• peterfoxwell

The Return of Jesus Christ

These are my teaching notes from Cornerstone Church on Sunday, December 23. This is part 3 of a series called The End: Four Events that Will Change the World.


At Christmas, we look back to the birth of Jesus AND we look forward to his return. Why? Because they are two sides of the same coin; you can't have one without the other.

This is what I mean: What Jesus did in his incarnation is real, but it is not yet fully realized. That won't happen until his revelation, at his return. For example, we're forgiven today because of all that Jesus did in his incarnation. That's real. But the amazing things made real by forgiveness, are not yet fully realized or fully experienced; things such as our new life, our new relationship with God, our new bodies, We have to wait for the revelation of Christ at his return for all of that.

The good news is this: the birth of Jesus is a deposit guaranteeing the return of Jesus. If God can take on flesh and blood and be born as a baby in Bethlehem, then that same God-Man can come back as the sovereign savior of the world.

Jesus himself said: (Matthew 25:31) "When the Son of Man comes in his glory, and all the angels with him, he will sit on his glorious throne."

And Paul wrote that Jesus Christ will be: (2 Thessalonians 1:7) ... revealed from heaven in blazing fire with his powerful angels.

Our Christmas celebrations should amp up our longings for Jesus to return. Really, the best is yet to come. Let me show you what I mean from a brief study of Revelation 19.



At his birth, Caesar Augustus ruled a world-wide empire and Jesus was a helpless baby in a cattle feeder. Let's be honest, it's a challenge to put faith in that distant version of Jesus, right? And worshipping him can just feel weird.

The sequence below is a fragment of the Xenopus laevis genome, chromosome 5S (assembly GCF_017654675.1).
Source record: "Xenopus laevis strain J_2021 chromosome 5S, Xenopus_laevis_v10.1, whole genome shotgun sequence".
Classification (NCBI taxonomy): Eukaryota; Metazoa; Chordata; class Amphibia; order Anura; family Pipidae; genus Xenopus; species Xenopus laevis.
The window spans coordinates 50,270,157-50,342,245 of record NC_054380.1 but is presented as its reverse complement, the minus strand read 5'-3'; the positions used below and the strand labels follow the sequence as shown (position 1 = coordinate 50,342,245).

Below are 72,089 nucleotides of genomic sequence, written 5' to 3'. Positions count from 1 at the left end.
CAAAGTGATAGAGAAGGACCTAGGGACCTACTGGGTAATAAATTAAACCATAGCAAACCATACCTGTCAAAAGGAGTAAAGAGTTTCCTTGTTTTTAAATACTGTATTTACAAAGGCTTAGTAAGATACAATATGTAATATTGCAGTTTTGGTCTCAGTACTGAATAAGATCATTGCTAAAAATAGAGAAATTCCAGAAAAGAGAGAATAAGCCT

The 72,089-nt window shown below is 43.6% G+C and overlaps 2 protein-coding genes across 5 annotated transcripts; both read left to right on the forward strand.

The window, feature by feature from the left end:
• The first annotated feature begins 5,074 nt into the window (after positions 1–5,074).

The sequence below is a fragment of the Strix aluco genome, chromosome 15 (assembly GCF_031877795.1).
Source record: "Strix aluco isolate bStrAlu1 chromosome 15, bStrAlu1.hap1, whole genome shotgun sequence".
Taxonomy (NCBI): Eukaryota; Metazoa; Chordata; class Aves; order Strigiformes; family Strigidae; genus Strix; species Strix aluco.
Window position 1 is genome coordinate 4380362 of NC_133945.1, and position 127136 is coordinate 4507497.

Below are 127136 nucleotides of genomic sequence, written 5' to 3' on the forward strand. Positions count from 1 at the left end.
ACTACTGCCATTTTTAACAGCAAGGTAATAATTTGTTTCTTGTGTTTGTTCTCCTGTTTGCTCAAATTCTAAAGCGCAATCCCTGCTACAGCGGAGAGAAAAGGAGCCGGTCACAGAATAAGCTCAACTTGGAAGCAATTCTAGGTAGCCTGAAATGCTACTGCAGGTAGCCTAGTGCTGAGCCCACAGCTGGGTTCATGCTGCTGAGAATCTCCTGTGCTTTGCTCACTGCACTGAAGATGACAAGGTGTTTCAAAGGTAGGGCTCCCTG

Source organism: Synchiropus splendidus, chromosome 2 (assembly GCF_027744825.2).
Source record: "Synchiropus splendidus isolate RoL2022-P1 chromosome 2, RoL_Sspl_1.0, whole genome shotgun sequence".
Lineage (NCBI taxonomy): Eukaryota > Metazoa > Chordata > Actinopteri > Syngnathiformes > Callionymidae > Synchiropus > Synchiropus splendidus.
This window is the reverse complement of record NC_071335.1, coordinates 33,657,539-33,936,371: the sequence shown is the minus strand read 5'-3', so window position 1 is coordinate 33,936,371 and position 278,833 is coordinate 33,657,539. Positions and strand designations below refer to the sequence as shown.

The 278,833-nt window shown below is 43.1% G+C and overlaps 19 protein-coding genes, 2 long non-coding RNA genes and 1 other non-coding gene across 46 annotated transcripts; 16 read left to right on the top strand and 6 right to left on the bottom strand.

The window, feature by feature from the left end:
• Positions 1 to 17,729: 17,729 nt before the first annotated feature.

(Luke 2:1) In those days Caesar Augustus issued a decree that a census should be taken of the entire Roman world.

(Luke 2:6-7) While they were there (Bethlehem village), the time came for the baby to be born, 7 and she gave birth to her firstborn, a son. She wrapped him in cloths and placed him in a manger, because there was no guest room available for them.

At his return, the limitless power of Jesus will be on open display. He will rule the nations. Then, worship will be irresistible and faith unnecessary.

(Revelation 19:11) There before was a white horse, who rider is called Faithful and True (title of Jesus in Revelation 3:14). (Picture a "triumph" or victory procession in which a Roman general rides into Rome on a white war horse, the symbol of victory)

(Revelation 19:12) ... on his head are many crowns. (These are diadem crowns, the same kind that the dragon and the beast will wear - Revelation 12:1; 13:1).

(Revelation 19:16) On his robe and his thigh he has this name written: king of kings and lord of lords (again, the theme of the Roman general in victory procession).

(Luke 1:32-33) He will be great and will be called the Son of the Most High. The Lord God will give him the throne of his father David, 33 and he will reign over Jacob's descendants forever; his kingdom will never end.

(Revelation 11:15) “The kingdom of the world has become the kingdom of our Lord and of his Messiah, and he will reign for ever and ever.”

Jesus is awesome! Don't wait for his return. Humble yourself before him today.


At his birth, Jesus came into the world to bear God's judgment. He did it for us. He offered up his obedient life and death as the atoning sacrifice for our sins - the method God chose to take away our guilt and to embrace us as his own.

(Luke 2:10-11) The angel said to the shepherds, “Do not be afraid. I bring you good news that will cause great joy for all the people. 11 Today in the town of David a Savior has been born to you; he is the Messiah, the Lord.

(1 Timothy 1:15) Here is a trustworthy saying that deserves full acceptance: Christ Jesus came into the world to save sinners

At his return, Jesus will bring judgment. He will unleash justice. God will be fully vindicated. Every account will be settled.

(Revelation 19:11) With justice he judges and wages war. His eyes are like blazing fire ... (see Daniel 10:1-6 - the context is judgment in a future great war).

(Revelation 19:13) He is dressed in a robe dipped in blood. (The blood of the cross or the blood of his enemies or both?)